Finally, while it is not politically correct to say so today, not all cultures are morally equal. Some cultures were just evil, and stopping their evil practices was a God-send. Think of not only the Canaanites of long ago, but the Aztecs and Incas, where things like child sacrifice were rife, and millions of innocent lives were cruelly snuffed out because of pagan religious and cultural beliefs and practices.
Let me offer some concluding comments by my three experts. Bishop Neill concludes his 400-page study by stating that those who hated colonialism, and those who fully sided with it, were in the minority. The majority of Christian missionaries were “between the two extremes”.
In much of the world missionaries were on the scene before Western governments took an interest in such outposts. Moreover, “it is plain from the records that the primary concern of almost all missionaries was the well-being of the people whom they had come to serve.”
Sometimes the only way to ensure that whole peoples were not exterminated was for missionaries to long for western powers to occupy a territory and prevent such negative outcomes. Finally, it was inevitable that some westernisation of converts occurred: “converts are imitative, and have always been inclined to [imagine] that things which are merely western trappings ought to be accepted by the new Christian as evidences of the sincerity of his faith.”
Stanley offers four broad concluding considerations in his volume. One, not all “imperialism” is necessarily illegitimate. He argues that some forms in fact have moral and political legitimacy, and the overall impact has been a positive one.
Two, he looks at the understanding of providence that informed so many British evangelical missionaries. They felt God was working out his purposes through them, but it was a bit of a mixed bag: there were some genuine biblical views along with some secular Enlightenment thinking.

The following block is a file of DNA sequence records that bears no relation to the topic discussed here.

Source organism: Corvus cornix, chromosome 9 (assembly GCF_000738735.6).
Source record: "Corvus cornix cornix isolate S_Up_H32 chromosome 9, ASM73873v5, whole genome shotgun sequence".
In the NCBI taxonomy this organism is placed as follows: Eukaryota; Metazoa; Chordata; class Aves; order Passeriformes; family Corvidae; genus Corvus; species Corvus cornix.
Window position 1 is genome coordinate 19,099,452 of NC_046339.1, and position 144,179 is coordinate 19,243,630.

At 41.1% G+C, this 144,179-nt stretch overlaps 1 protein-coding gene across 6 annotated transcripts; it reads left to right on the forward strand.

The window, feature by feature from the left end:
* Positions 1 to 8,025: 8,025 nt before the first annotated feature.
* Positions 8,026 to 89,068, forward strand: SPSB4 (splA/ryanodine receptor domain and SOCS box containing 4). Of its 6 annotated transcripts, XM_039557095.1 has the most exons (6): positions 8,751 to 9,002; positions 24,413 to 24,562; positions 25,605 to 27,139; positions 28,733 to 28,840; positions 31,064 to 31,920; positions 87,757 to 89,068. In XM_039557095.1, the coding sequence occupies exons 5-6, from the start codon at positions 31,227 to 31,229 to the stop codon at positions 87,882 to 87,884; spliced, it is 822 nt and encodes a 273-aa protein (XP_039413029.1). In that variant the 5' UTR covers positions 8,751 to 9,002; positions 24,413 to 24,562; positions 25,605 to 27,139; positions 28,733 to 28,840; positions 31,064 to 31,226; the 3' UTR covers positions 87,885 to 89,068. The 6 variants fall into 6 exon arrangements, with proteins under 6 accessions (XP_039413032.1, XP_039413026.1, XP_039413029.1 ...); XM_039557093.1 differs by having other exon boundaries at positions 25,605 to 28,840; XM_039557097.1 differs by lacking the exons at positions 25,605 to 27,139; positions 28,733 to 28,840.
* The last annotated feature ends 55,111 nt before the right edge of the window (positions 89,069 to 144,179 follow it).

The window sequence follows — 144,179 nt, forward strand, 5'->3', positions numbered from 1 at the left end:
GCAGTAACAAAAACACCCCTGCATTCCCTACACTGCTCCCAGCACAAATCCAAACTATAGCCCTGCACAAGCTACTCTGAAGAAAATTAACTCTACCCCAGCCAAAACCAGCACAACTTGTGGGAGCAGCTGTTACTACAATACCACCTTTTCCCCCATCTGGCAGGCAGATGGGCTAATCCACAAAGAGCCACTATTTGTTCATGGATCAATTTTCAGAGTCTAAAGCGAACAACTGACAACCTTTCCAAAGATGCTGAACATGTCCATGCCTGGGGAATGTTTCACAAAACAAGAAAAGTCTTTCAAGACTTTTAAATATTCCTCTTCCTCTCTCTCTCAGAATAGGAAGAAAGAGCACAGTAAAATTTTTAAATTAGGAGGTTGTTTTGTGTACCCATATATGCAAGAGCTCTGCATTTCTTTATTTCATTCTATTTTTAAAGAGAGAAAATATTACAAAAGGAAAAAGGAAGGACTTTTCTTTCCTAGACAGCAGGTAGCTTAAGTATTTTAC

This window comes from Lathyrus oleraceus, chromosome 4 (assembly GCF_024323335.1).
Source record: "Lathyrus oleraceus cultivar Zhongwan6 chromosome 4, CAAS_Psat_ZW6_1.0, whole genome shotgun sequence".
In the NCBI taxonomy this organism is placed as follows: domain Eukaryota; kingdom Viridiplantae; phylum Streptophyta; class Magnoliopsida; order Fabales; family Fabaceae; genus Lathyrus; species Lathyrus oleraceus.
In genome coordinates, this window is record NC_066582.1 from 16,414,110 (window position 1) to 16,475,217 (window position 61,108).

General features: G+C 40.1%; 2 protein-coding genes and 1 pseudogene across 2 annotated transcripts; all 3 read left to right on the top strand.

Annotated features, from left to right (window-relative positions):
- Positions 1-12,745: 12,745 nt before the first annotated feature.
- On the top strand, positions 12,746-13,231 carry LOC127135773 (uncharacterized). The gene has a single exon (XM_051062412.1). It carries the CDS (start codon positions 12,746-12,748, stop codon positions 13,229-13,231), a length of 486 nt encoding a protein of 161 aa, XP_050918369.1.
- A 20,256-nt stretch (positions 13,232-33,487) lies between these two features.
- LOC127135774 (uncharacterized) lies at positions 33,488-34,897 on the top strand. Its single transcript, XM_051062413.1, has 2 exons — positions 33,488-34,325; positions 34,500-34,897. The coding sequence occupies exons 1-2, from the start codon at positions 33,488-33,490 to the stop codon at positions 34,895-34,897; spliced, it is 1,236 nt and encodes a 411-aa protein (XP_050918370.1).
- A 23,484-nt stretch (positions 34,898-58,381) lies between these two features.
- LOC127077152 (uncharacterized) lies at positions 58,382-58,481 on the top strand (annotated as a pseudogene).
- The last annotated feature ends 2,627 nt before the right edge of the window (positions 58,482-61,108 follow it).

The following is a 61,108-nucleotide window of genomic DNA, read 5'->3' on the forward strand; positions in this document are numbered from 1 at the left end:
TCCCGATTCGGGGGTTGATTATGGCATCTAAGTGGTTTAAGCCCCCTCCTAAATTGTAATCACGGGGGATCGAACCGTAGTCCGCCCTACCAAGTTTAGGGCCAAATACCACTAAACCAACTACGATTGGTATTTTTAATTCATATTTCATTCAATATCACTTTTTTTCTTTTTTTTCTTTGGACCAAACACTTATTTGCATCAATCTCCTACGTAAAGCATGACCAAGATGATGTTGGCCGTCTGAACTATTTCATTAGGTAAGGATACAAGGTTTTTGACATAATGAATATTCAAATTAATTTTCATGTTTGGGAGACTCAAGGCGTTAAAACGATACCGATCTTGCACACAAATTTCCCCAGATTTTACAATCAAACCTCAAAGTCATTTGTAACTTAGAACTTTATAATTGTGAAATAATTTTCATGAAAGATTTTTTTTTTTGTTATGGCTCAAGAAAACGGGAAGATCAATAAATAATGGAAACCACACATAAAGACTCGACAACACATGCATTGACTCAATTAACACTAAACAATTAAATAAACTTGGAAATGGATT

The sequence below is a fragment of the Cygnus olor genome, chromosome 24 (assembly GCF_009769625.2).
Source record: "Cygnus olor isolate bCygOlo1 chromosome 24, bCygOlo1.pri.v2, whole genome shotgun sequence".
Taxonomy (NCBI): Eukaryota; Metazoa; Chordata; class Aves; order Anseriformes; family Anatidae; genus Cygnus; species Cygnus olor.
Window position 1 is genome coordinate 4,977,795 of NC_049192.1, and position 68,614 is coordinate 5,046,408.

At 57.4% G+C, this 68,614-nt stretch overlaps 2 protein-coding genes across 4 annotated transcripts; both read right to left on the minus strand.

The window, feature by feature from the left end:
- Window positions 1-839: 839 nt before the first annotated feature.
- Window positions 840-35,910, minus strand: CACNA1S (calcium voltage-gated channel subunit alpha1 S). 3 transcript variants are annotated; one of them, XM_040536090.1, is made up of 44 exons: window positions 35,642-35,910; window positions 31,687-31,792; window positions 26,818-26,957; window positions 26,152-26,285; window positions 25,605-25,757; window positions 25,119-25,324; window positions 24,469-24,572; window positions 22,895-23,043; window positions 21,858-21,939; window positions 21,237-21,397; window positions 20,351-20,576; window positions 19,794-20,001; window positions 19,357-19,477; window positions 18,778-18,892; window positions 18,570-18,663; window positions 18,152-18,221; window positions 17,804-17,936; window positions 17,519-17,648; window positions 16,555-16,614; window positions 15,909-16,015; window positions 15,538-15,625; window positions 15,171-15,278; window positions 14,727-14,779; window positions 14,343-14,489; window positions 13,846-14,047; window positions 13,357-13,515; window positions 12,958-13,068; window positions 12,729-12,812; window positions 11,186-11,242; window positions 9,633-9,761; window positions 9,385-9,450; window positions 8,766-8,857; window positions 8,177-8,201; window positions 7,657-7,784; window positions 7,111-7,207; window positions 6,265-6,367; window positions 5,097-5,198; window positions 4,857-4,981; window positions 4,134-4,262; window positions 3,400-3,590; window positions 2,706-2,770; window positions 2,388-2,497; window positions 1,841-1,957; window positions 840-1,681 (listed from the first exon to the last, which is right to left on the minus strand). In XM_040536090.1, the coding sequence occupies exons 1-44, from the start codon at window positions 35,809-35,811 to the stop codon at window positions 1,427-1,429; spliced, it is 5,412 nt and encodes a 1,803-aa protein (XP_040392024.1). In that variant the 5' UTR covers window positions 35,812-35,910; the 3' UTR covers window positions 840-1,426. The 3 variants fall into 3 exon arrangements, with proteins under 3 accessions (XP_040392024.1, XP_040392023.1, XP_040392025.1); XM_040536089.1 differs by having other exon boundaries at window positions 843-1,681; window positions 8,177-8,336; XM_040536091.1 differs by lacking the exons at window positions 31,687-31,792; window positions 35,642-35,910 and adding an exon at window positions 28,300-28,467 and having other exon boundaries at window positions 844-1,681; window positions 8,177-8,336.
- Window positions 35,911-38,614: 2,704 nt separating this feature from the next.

Three, by and large missionaries were more motivated by gospel concerns than secular motivations. Lastly, he asks if Christianity is inherently an “imperial” religion. The missionaries certainly believed that they had biblical truth which the native peoples needed to hear. In today’s climate of tolerance that makes them appear to be imperialistic. In their minds they were being true to the commands of Jesus to bring the gospel to every nation.
I finish with some words about and from Woodberry as found in a lengthy interview with him last year:
One afternoon he attended a required lecture that brought his vocational drift to a sudden end. The lecture was by Kenneth A. Bollen, a UNC–Chapel Hill professor and one of the leading experts on measuring and tracking the spread of global democracy. Bollen remarked that he kept finding a significant statistical link between democracy and Protestantism. Someone needed to study the reason for the link, he said.
Woodberry sat forward in his seat and thought, That’s me. I’m the one.
Soon he found himself descending into the UNC–Chapel Hill archives in search of old data on religion. “I found an atlas [from 1925] of every missionary station in the world, with tons of data,” says Woodberry with glee. He found data on the “number of schools, teachers, printing presses, hospitals, and doctors, and it referred in turn to earlier atlases. I thought, Wow, this is so huge. This is amazing. This is why God made me.”
Woodberry set out to track down the evidence for Bollen’s conjecture that Protestant religion and democracy were somehow related. He studied yellowed maps, spending months charting the longitude and latitude of former missionary stations. He traveled to Thailand and India to consult with local scholars, dug through archives in London, Edinburgh, and Serampore, India, and talked with church historians all over Europe, North America, Asia, and Africa.
‘One stereotype about missions is that they were closely connected to colonialism. But Protestant missionaries not funded by the state were regularly very critical of colonialism.’
In essence, Woodberry was digging into one of the great enigmas of modern history: why some nations develop stable representative democracies—in which citizens enjoy the rights to vote, speak, and assemble freely—while neighboring countries suffer authoritarian rulers and internal conflict. Public health and economic growth can also differ dramatically from one country to another, even among countries that share similar geography, cultural background, and natural resources….